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Link to an image of this page  Link to an image of this page  [n4v p200]

Abies.

The fir tree

XXXIIII.

Apta fretis abies in montibus editur altis:
Est & in adversis maxima commoditas.[1]

The fir tree that is fit to sail the sea grows high up on the hills. Even in hard circumstances, there is great advantage to be found.

Notes:

1.  This is because it grows strong by withstanding the gales and harsh weather. Contrast Anthologia Graeca, 9.30ff, 105, and the much-translated 376 for an opposing view of the fir tree: “how can the fir, storm-tossed while growing on land, resist the gales at sea?” 9.31 was translated by Alciato (Selecta epigrammata, p. 98).


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    Link to an image of this page  Link to an image of this page  [S6r f129r]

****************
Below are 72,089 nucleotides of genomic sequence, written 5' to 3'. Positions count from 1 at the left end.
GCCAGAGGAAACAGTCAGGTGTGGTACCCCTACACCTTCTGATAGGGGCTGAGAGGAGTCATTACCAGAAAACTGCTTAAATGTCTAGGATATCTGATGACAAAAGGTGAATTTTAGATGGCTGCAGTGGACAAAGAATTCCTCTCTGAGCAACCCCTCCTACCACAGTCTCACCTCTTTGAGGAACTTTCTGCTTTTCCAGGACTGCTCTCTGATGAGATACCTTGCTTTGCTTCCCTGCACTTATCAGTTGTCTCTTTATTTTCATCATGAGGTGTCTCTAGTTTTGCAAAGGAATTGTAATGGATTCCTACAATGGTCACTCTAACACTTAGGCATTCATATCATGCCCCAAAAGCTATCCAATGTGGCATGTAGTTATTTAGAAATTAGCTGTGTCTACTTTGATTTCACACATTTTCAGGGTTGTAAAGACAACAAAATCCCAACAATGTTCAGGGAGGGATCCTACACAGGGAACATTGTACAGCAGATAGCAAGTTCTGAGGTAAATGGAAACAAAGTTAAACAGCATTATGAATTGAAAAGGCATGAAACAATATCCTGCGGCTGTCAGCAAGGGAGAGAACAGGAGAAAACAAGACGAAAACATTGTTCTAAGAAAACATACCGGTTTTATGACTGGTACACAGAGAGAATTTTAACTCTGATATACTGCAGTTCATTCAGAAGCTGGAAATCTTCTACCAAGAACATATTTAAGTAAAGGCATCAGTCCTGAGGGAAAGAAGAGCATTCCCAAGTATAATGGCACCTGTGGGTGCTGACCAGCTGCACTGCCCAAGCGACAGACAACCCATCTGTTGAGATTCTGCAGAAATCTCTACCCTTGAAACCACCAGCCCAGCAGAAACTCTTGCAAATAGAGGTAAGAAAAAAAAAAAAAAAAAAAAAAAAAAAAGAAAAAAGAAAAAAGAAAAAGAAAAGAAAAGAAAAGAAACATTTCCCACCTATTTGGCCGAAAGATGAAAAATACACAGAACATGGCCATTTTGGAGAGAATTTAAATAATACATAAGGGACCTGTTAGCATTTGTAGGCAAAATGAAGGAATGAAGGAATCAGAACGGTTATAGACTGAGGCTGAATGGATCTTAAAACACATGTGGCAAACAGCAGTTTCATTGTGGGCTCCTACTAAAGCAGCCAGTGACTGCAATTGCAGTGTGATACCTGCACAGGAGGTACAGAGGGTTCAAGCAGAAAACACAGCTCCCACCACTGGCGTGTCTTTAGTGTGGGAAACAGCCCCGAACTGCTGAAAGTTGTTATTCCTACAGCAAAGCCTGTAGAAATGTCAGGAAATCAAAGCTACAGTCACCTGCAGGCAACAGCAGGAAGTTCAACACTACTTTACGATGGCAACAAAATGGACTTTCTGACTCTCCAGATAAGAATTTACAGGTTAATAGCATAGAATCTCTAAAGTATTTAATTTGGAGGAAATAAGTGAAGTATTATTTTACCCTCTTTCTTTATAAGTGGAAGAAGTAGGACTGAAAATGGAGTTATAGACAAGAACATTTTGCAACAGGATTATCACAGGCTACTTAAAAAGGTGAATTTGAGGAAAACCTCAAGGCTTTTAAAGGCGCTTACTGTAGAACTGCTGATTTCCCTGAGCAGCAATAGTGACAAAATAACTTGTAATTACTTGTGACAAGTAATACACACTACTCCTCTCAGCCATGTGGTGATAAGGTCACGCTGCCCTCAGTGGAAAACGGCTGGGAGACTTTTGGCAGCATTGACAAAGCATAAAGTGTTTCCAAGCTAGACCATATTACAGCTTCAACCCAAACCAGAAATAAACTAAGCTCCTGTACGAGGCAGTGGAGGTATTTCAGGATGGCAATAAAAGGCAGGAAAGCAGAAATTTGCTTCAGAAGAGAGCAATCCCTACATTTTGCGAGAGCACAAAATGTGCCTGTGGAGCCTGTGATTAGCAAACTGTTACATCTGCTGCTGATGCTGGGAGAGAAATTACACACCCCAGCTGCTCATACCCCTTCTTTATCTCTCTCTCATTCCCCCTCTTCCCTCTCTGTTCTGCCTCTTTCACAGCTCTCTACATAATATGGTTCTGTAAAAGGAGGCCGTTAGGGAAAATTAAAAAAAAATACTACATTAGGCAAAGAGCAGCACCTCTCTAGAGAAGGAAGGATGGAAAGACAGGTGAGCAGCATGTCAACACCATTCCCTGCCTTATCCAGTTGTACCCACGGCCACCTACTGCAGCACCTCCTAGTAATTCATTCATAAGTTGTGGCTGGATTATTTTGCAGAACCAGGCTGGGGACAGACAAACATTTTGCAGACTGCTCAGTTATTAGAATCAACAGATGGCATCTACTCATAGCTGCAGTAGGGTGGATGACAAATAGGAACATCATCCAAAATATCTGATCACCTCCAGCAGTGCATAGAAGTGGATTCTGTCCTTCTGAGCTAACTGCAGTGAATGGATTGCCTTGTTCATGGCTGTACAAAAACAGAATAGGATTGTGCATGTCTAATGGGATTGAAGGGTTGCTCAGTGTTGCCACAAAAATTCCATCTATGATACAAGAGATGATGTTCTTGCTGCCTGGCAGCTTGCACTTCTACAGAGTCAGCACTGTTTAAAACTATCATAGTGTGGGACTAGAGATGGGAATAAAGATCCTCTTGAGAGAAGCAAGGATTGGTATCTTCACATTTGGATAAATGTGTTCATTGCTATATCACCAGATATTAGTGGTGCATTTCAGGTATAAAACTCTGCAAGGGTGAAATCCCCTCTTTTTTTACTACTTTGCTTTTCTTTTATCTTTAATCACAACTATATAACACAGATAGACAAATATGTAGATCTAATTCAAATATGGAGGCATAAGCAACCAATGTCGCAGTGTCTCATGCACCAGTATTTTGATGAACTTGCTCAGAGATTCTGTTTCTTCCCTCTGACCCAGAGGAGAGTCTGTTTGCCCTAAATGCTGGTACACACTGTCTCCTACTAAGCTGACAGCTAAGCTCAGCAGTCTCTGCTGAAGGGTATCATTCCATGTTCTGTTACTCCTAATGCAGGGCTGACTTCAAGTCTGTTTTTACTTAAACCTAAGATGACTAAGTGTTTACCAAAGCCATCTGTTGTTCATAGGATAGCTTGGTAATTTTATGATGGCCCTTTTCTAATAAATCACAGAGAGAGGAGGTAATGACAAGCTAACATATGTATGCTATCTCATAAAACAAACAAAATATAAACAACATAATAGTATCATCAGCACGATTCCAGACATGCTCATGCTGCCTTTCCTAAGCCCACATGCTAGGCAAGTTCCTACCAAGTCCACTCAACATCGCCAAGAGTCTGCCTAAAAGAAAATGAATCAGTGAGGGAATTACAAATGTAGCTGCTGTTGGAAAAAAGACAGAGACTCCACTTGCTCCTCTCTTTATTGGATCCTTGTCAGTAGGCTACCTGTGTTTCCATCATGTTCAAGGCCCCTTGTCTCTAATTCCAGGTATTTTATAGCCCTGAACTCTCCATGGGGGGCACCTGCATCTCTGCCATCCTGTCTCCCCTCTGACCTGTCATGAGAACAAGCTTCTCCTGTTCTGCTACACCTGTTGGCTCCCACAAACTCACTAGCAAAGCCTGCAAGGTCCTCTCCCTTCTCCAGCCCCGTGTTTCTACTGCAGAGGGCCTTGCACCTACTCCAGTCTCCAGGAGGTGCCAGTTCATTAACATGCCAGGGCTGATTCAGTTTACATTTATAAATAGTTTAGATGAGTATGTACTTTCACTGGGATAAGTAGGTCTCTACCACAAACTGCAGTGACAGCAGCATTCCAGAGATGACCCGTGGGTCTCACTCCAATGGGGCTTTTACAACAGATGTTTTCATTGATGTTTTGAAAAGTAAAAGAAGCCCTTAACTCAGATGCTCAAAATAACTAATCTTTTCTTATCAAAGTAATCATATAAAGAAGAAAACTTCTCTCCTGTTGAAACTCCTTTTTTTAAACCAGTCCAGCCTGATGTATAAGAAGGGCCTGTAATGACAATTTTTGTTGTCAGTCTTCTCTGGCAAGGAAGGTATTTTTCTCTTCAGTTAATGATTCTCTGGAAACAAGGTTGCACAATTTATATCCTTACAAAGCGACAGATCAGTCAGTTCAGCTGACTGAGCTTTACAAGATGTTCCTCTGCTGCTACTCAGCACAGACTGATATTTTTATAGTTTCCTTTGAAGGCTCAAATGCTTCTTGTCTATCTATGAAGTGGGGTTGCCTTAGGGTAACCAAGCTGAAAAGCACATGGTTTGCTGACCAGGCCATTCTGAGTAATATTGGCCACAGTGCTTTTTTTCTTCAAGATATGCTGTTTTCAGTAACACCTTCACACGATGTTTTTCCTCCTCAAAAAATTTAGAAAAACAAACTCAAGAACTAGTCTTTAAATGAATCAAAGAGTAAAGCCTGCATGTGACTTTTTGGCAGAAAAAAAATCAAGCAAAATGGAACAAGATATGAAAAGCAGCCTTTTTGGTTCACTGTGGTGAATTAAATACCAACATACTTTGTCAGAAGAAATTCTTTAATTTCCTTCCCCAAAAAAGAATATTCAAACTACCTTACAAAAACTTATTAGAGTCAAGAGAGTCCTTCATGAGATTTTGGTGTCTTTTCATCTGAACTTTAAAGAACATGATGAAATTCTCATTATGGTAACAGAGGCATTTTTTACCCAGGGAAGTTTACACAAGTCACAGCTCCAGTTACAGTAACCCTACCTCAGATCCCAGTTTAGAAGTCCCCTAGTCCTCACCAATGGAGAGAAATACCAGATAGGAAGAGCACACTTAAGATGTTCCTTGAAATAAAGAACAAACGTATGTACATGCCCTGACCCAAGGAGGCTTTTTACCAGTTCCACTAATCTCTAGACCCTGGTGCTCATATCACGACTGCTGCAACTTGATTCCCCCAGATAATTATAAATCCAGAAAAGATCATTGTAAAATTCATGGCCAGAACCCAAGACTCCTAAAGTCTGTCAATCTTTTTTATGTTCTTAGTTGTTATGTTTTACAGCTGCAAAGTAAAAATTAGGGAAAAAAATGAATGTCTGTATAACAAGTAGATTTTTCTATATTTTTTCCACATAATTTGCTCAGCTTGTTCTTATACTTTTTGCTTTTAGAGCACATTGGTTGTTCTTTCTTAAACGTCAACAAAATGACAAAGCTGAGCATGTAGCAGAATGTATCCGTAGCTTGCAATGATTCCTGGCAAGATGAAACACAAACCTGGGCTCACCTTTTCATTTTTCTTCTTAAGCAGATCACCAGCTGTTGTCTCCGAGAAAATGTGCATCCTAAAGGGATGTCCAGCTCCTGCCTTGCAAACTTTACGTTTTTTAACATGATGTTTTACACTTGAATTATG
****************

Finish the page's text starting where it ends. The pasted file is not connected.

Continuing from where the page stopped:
EMBLEMA CCXIIII [=209] .

    Picea.

    The spruce tree

    At Picea emittat nullos quòd stirpe stolones,
    Illius est index, qui sine prole perit.

    But the spruce, because it sends up no shoots from its stock, is a symbol of the man who dies without progeny.

    Das CCXIIII [=209] .

    Füchtenbaum.

    Aber dieweil kein neben Gschoß
    Der Füchtenbaum beyseits außstoß
    Ist er ein anzeig und gefert
    Diß, der on Leibserben hinfehrt.


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